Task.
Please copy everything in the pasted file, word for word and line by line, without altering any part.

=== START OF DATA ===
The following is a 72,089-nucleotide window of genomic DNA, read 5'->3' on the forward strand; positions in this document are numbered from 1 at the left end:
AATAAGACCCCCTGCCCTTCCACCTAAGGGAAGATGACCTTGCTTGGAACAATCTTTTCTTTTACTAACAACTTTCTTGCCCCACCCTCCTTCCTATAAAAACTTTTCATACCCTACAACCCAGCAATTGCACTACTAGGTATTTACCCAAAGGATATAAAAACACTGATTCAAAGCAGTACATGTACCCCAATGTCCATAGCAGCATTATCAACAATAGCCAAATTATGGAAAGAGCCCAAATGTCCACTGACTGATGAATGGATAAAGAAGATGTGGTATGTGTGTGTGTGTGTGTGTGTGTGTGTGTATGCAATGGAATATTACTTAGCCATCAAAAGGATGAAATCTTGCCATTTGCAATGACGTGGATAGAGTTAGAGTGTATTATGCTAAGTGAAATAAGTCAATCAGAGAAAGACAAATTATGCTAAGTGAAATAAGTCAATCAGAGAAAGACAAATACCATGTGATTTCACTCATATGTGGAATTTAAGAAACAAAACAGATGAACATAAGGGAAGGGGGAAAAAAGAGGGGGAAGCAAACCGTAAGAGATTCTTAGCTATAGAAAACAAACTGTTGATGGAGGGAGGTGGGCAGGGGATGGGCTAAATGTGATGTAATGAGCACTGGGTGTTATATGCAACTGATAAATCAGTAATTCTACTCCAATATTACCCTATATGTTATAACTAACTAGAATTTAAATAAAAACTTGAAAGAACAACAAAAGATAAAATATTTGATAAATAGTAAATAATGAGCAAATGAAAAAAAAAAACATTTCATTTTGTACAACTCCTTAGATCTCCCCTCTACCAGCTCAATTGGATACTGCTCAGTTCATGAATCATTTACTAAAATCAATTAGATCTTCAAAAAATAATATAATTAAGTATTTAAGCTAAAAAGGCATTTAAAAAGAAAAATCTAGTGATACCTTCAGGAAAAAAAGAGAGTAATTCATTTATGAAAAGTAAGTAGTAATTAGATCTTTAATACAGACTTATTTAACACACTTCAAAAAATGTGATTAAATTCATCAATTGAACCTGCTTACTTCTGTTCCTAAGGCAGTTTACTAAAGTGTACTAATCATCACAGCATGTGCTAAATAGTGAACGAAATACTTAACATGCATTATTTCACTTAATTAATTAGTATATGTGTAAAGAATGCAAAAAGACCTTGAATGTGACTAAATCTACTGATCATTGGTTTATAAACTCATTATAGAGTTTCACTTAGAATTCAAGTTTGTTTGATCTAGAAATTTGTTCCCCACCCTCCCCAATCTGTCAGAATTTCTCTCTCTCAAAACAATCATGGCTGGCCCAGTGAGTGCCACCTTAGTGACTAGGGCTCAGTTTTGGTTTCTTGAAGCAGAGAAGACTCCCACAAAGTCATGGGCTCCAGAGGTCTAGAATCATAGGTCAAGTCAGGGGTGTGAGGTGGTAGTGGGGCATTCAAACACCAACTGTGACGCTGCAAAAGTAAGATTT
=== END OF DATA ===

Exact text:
The following is a 72,089-nucleotide window of genomic DNA, read 5'->3' on the forward strand; positions in this document are numbered from 1 at the left end:
AATAAGACCCCCTGCCCTTCCACCTAAGGGAAGATGACCTTGCTTGGAACAATCTTTTCTTTTACTAACAACTTTCTTGCCCCACCCTCCTTCCTATAAAAACTTTTCATACCCTACAACCCAGCAATTGCACTACTAGGTATTTACCCAAAGGATATAAAAACACTGATTCAAAGCAGTACATGTACCCCAATGTCCATAGCAGCATTATCAACAATAGCCAAATTATGGAAAGAGCCCAAATGTCCACTGACTGATGAATGGATAAAGAAGATGTGGTATGTGTGTGTGTGTGTGTGTGTGTGTGTGTATGCAATGGAATATTACTTAGCCATCAAAAGGATGAAATCTTGCCATTTGCAATGACGTGGATAGAGTTAGAGTGTATTATGCTAAGTGAAATAAGTCAATCAGAGAAAGACAAATTATGCTAAGTGAAATAAGTCAATCAGAGAAAGACAAATACCATGTGATTTCACTCATATGTGGAATTTAAGAAACAAAACAGATGAACATAAGGGAAGGGGGAAAAAAGAGGGGGAAGCAAACCGTAAGAGATTCTTAGCTATAGAAAACAAACTGTTGATGGAGGGAGGTGGGCAGGGGATGGGCTAAATGTGATGTAATGAGCACTGGGTGTTATATGCAACTGATAAATCAGTAATTCTACTCCAATATTACCCTATATGTTATAACTAACTAGAATTTAAATAAAAACTTGAAAGAACAACAAAAGATAAAATATTTGATAAATAGTAAATAATGAGCAAATGAAAAAAAAAAACATTTCATTTTGTACAACTCCTTAGATCTCCCCTCTACCAGCTCAATTGGATACTGCTCAGTTCATGAATCATTTACTAAAATCAATTAGATCTTCAAAAAATAATATAATTAAGTATTTAAGCTAAAAAGGCATTTAAAAAGAAAAATCTAGTGATACCTTCAGGAAAAAAAGAGAGTAATTCATTTATGAAAAGTAAGTAGTAATTAGATCTTTAATACAGACTTATTTAACACACTTCAAAAAATGTGATTAAATTCATCAATTGAACCTGCTTACTTCTGTTCCTAAGGCAGTTTACTAAAGTGTACTAATCATCACAGCATGTGCTAAATAGTGAACGAAATACTTAACATGCATTATTTCACTTAATTAATTAGTATATGTGTAAAGAATGCAAAAAGACCTTGAATGTGACTAAATCTACTGATCATTGGTTTATAAACTCATTATAGAGTTTCACTTAGAATTCAAGTTTGTTTGATCTAGAAATTTGTTCCCCACCCTCCCCAATCTGTCAGAATTTCTCTCTCTCAAAACAATCATGGCTGGCCCAGTGAGTGCCACCTTAGTGACTAGGGCTCAGTTTTGGTTTCTTGAAGCAGAGAAGACTCCCACAAAGTCATGGGCTCCAGAGGTCTAGAATCATAGGTCAAGTCAGGGGTGTGAGGTGGTAGTGGGGCATTCAAACACCAACTGTGACGCTGCAAAAGTAAGATTT